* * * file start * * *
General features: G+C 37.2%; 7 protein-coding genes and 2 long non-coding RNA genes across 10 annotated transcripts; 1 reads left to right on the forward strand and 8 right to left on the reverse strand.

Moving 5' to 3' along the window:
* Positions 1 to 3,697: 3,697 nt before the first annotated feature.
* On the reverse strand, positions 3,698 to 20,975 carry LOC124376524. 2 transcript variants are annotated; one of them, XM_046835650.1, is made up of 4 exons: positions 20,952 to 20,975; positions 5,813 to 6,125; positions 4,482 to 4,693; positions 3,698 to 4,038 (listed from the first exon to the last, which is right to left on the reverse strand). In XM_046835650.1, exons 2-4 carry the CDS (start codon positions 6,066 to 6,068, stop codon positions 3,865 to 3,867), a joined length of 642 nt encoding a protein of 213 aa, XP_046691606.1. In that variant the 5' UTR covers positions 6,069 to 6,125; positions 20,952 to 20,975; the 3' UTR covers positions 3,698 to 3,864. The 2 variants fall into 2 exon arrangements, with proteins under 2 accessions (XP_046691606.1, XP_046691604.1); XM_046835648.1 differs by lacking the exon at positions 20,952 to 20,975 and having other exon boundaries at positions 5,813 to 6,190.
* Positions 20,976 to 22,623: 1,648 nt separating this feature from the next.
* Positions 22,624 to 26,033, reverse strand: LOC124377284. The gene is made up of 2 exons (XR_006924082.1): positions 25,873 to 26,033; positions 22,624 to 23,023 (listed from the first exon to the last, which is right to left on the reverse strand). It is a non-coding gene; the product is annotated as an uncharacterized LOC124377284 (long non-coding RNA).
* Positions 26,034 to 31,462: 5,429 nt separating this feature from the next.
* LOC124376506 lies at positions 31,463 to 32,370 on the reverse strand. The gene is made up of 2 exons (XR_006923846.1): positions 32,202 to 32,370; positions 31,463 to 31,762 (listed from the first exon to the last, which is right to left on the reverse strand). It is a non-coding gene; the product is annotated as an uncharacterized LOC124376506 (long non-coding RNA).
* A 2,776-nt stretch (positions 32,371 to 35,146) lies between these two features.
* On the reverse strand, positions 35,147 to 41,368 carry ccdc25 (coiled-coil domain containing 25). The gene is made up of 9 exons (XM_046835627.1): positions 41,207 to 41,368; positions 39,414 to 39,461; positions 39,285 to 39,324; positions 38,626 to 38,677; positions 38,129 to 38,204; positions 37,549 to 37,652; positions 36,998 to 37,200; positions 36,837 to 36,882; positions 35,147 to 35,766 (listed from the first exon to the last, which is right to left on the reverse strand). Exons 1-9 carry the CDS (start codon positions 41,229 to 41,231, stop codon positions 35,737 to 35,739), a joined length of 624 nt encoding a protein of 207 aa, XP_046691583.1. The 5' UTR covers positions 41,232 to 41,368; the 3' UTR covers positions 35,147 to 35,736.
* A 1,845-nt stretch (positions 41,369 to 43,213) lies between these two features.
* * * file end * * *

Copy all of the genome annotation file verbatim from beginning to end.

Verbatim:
General features: G+C 37.2%; 7 protein-coding genes and 2 long non-coding RNA genes across 10 annotated transcripts; 1 reads left to right on the forward strand and 8 right to left on the reverse strand.

Moving 5' to 3' along the window:
* Positions 1 to 3,697: 3,697 nt before the first annotated feature.
* On the reverse strand, positions 3,698 to 20,975 carry LOC124376524. 2 transcript variants are annotated; one of them, XM_046835650.1, is made up of 4 exons: positions 20,952 to 20,975; positions 5,813 to 6,125; positions 4,482 to 4,693; positions 3,698 to 4,038 (listed from the first exon to the last, which is right to left on the reverse strand). In XM_046835650.1, exons 2-4 carry the CDS (start codon positions 6,066 to 6,068, stop codon positions 3,865 to 3,867), a joined length of 642 nt encoding a protein of 213 aa, XP_046691606.1. In that variant the 5' UTR covers positions 6,069 to 6,125; positions 20,952 to 20,975; the 3' UTR covers positions 3,698 to 3,864. The 2 variants fall into 2 exon arrangements, with proteins under 2 accessions (XP_046691606.1, XP_046691604.1); XM_046835648.1 differs by lacking the exon at positions 20,952 to 20,975 and having other exon boundaries at positions 5,813 to 6,190.
* Positions 20,976 to 22,623: 1,648 nt separating this feature from the next.
* Positions 22,624 to 26,033, reverse strand: LOC124377284. The gene is made up of 2 exons (XR_006924082.1): positions 25,873 to 26,033; positions 22,624 to 23,023 (listed from the first exon to the last, which is right to left on the reverse strand). It is a non-coding gene; the product is annotated as an uncharacterized LOC124377284 (long non-coding RNA).
* Positions 26,034 to 31,462: 5,429 nt separating this feature from the next.
* LOC124376506 lies at positions 31,463 to 32,370 on the reverse strand. The gene is made up of 2 exons (XR_006923846.1): positions 32,202 to 32,370; positions 31,463 to 31,762 (listed from the first exon to the last, which is right to left on the reverse strand). It is a non-coding gene; the product is annotated as an uncharacterized LOC124376506 (long non-coding RNA).
* A 2,776-nt stretch (positions 32,371 to 35,146) lies between these two features.
* On the reverse strand, positions 35,147 to 41,368 carry ccdc25 (coiled-coil domain containing 25). The gene is made up of 9 exons (XM_046835627.1): positions 41,207 to 41,368; positions 39,414 to 39,461; positions 39,285 to 39,324; positions 38,626 to 38,677; positions 38,129 to 38,204; positions 37,549 to 37,652; positions 36,998 to 37,200; positions 36,837 to 36,882; positions 35,147 to 35,766 (listed from the first exon to the last, which is right to left on the reverse strand). Exons 1-9 carry the CDS (start codon positions 41,229 to 41,231, stop codon positions 35,737 to 35,739), a joined length of 624 nt encoding a protein of 207 aa, XP_046691583.1. The 5' UTR covers positions 41,232 to 41,368; the 3' UTR covers positions 35,147 to 35,736.
* A 1,845-nt stretch (positions 41,369 to 43,213) lies between these two features.